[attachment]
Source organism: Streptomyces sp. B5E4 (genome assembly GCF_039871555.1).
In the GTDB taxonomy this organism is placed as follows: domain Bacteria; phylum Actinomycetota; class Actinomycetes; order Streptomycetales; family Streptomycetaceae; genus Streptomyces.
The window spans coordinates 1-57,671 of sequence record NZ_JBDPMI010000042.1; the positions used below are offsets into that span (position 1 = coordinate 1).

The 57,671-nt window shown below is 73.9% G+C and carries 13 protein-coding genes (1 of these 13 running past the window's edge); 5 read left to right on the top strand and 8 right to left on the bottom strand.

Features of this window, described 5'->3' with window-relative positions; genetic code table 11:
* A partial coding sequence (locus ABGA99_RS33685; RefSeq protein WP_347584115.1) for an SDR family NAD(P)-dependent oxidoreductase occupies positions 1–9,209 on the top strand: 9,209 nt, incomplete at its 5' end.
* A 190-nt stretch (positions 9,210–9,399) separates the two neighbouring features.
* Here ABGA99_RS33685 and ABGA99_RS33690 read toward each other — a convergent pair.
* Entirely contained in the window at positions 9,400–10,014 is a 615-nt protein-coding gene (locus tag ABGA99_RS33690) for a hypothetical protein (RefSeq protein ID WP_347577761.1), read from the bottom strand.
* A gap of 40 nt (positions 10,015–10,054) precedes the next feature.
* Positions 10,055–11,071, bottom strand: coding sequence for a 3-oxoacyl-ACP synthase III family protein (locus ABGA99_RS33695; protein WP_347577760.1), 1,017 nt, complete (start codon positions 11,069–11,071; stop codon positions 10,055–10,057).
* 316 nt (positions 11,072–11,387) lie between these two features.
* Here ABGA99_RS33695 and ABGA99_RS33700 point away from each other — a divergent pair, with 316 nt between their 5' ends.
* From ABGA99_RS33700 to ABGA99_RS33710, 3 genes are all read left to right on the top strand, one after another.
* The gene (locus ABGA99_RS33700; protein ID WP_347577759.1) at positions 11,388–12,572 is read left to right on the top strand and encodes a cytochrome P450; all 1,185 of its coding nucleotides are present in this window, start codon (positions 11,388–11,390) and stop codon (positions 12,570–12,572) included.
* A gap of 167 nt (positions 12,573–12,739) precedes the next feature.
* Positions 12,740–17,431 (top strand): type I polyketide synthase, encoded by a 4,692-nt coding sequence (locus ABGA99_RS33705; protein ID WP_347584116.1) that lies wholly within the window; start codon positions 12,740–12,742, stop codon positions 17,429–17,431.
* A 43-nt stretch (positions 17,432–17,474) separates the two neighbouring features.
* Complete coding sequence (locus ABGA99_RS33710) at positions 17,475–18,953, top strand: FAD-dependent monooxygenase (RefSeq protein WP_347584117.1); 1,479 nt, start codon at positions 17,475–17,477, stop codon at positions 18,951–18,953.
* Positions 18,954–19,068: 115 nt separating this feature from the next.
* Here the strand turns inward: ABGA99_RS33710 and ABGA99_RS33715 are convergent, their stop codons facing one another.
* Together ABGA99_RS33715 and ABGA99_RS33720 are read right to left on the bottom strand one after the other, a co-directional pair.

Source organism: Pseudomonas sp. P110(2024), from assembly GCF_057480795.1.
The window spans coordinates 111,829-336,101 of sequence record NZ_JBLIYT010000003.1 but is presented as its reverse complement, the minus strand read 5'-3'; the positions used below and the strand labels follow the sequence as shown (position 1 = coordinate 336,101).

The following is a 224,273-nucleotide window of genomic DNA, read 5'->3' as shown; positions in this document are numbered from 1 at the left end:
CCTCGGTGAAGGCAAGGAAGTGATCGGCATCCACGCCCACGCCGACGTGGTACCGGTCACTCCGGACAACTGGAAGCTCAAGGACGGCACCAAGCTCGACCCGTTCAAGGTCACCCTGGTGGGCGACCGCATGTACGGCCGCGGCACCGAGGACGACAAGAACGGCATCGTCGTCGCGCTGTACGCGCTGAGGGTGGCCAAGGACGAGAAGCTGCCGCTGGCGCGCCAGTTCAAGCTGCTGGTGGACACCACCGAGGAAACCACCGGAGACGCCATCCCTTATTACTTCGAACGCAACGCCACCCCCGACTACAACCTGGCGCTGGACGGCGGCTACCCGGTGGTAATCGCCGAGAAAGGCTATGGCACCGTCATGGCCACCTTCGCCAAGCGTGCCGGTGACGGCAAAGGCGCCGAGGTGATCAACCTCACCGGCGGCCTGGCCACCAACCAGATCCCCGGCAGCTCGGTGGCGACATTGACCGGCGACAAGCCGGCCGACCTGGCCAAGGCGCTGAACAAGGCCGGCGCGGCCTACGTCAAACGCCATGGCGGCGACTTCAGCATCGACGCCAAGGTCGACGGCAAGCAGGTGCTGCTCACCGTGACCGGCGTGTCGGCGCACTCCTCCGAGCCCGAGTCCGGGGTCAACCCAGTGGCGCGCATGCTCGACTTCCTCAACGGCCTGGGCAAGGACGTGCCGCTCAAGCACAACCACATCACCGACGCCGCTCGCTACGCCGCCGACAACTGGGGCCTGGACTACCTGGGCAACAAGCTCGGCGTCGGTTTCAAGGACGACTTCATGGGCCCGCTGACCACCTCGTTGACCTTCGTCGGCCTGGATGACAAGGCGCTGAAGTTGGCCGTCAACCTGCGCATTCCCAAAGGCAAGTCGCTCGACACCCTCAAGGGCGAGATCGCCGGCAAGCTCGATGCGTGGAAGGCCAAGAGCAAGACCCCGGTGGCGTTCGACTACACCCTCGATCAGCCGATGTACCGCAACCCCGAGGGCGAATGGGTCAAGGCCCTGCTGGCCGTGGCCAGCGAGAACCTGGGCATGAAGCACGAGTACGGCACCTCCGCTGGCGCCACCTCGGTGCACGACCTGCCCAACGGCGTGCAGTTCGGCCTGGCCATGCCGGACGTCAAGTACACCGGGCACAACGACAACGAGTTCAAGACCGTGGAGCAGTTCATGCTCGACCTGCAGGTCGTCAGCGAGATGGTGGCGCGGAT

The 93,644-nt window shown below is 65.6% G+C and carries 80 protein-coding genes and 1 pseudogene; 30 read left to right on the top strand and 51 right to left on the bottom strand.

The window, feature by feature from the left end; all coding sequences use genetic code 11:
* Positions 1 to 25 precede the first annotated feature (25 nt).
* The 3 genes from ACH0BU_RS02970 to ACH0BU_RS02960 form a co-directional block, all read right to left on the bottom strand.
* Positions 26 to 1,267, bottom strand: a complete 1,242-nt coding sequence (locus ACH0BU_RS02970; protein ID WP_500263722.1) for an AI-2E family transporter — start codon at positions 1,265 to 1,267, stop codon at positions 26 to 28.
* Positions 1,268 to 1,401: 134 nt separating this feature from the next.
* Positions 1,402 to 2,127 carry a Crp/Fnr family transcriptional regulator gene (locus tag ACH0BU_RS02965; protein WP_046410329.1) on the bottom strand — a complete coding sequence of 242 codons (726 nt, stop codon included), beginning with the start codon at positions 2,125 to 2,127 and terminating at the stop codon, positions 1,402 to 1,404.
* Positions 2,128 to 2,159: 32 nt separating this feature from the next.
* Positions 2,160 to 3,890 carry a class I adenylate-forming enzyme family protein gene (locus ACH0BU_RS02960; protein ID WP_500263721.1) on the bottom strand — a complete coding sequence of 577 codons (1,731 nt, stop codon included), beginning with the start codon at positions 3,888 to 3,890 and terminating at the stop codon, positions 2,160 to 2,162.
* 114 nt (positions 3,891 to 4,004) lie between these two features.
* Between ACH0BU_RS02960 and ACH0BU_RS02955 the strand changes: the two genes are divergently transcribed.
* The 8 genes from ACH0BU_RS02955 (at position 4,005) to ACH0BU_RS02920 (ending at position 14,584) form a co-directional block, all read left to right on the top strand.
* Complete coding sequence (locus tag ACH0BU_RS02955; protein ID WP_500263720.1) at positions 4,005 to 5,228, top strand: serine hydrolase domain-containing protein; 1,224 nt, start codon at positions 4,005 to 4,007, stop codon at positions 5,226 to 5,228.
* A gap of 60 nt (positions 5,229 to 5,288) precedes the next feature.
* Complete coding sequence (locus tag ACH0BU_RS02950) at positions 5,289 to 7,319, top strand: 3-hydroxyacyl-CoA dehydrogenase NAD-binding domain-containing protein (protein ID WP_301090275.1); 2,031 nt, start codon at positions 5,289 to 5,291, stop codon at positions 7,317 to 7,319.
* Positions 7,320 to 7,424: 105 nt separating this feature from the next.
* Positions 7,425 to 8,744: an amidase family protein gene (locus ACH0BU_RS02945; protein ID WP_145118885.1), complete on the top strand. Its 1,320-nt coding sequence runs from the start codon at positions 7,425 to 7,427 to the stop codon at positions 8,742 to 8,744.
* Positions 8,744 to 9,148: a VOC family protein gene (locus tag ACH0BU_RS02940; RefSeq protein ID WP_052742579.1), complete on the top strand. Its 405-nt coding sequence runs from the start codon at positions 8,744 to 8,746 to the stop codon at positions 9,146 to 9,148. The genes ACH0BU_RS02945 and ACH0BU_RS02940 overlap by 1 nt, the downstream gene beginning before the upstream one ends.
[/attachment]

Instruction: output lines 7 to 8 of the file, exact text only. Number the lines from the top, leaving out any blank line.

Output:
* A 190-nt stretch (positions 9,210–9,399) separates the two neighbouring features.
* Here ABGA99_RS33685 and ABGA99_RS33690 read toward each other — a convergent pair.